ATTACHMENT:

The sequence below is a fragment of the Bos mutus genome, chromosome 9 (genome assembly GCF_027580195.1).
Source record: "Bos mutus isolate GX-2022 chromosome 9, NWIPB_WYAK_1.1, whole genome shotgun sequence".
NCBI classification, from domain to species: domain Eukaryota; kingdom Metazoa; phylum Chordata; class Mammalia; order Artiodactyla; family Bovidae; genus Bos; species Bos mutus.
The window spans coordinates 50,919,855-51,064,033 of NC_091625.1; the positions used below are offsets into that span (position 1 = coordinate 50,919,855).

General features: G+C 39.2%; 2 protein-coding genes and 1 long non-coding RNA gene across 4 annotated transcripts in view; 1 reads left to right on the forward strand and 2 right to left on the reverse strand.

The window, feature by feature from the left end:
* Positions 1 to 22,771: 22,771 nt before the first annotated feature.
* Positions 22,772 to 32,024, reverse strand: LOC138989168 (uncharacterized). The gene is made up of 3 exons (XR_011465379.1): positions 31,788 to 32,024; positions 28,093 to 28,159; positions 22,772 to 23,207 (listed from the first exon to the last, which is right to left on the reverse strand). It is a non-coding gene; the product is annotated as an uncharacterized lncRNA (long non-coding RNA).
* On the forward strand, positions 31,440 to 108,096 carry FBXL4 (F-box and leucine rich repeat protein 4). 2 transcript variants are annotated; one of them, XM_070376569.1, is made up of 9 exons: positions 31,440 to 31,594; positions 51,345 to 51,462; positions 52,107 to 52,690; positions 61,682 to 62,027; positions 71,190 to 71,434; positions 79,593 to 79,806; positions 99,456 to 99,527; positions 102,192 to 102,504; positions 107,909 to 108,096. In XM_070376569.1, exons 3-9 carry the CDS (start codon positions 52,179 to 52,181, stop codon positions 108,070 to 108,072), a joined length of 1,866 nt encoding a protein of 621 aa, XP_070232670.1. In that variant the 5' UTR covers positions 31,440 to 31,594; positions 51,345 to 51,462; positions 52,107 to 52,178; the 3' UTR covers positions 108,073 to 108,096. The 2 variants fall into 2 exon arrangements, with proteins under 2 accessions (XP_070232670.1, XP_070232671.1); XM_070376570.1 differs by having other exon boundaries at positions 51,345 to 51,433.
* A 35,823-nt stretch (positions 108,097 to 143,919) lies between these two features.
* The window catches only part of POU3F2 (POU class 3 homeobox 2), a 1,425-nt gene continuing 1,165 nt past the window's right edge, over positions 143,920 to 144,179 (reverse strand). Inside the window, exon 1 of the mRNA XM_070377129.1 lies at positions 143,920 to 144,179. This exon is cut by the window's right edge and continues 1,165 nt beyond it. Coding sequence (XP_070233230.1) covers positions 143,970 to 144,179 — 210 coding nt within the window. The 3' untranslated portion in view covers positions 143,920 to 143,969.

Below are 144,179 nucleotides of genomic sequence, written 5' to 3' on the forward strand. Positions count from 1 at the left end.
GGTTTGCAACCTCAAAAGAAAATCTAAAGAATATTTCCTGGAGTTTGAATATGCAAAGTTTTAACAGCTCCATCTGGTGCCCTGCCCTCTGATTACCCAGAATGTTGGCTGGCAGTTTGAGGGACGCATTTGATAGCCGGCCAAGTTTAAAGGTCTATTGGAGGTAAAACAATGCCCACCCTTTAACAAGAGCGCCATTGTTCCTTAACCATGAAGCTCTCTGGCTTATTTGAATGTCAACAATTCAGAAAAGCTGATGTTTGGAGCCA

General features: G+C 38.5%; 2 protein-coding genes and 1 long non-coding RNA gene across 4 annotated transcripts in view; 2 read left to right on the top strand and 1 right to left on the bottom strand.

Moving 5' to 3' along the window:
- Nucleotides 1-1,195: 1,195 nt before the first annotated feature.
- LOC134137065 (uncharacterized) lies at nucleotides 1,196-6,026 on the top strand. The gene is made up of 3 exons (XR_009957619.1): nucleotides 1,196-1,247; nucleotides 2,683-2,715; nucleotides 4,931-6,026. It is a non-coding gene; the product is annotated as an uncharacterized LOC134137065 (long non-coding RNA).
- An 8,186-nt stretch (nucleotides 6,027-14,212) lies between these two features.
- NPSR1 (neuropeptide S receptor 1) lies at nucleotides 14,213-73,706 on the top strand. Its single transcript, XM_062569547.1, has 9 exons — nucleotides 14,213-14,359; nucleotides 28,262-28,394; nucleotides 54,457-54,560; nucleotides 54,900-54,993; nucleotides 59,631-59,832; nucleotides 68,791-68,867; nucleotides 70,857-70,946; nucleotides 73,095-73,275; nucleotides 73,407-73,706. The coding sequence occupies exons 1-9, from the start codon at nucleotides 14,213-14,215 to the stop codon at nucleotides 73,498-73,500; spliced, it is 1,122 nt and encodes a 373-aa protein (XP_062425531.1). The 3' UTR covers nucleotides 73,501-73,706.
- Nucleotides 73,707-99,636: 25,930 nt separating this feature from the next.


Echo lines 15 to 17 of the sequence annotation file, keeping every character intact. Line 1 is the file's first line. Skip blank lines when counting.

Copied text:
Moving 5' to 3' along the window:
- Nucleotides 1-1,195: 1,195 nt before the first annotated feature.
- LOC134137065 (uncharacterized) lies at nucleotides 1,196-6,026 on the top strand. The gene is made up of 3 exons (XR_009957619.1): nucleotides 1,196-1,247; nucleotides 2,683-2,715; nucleotides 4,931-6,026. It is a non-coding gene; the product is annotated as an uncharacterized LOC134137065 (long non-coding RNA).